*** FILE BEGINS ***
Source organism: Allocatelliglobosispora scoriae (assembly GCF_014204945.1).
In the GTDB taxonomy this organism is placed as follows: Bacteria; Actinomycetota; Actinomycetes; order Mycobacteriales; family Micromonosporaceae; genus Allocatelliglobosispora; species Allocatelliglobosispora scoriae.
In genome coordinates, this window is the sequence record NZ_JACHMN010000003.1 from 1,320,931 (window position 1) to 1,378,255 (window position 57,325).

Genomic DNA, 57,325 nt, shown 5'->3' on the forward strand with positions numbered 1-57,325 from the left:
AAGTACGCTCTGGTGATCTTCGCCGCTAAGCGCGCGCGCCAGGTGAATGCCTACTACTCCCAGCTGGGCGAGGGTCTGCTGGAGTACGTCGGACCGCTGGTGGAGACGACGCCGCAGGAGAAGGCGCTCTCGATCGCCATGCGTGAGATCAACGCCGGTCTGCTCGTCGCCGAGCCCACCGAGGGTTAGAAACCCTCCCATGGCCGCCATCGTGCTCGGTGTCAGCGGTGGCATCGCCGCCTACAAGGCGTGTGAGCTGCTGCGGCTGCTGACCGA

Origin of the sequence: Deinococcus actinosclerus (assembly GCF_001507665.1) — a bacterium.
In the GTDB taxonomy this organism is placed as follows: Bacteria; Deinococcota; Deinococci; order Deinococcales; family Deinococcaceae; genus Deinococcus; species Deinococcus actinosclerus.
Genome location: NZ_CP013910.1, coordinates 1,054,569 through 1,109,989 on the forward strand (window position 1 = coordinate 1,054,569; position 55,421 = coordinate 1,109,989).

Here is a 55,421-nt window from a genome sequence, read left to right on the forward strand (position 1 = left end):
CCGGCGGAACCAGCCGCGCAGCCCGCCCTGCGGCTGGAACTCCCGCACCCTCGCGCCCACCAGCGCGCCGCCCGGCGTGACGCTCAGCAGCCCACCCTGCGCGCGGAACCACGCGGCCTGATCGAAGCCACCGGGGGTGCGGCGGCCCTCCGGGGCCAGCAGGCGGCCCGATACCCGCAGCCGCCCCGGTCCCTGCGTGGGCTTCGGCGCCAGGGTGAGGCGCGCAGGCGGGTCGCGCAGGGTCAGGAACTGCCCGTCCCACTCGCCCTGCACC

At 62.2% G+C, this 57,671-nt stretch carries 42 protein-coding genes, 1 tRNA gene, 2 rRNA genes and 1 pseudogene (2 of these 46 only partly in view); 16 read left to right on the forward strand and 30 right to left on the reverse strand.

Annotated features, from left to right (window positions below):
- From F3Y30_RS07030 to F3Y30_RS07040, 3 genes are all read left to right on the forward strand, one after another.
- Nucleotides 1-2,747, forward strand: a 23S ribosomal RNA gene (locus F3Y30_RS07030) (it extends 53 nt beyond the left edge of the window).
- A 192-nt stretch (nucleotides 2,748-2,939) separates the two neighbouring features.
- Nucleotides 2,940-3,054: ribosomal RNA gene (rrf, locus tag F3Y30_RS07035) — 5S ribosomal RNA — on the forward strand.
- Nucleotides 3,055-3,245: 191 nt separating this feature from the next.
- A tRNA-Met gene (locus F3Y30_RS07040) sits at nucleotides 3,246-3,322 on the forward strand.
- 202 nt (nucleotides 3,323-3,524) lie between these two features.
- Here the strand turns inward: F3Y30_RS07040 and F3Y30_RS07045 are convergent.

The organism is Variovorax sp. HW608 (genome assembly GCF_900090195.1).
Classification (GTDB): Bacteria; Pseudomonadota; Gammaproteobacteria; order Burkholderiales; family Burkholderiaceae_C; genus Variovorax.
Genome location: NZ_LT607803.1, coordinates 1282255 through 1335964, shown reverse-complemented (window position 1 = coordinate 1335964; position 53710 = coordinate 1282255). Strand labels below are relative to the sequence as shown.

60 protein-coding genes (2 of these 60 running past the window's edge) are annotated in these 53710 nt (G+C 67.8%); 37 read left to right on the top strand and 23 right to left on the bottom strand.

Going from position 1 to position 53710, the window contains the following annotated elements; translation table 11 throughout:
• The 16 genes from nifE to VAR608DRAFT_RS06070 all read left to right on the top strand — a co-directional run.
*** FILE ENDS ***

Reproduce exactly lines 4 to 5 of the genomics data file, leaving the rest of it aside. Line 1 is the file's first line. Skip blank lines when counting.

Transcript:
Genomic DNA, 57,325 nt, shown 5'->3' on the forward strand with positions numbered 1-57,325 from the left:
AAGTACGCTCTGGTGATCTTCGCCGCTAAGCGCGCGCGCCAGGTGAATGCCTACTACTCCCAGCTGGGCGAGGGTCTGCTGGAGTACGTCGGACCGCTGGTGGAGACGACGCCGCAGGAGAAGGCGCTCTCGATCGCCATGCGTGAGATCAACGCCGGTCTGCTCGTCGCCGAGCCCACCGAGGGTTAGAAACCCTCCCATGGCCGCCATCGTGCTCGGTGTCAGCGGTGGCATCGCCGCCTACAAGGCGTGTGAGCTGCTGCGGCTGCTGACCGA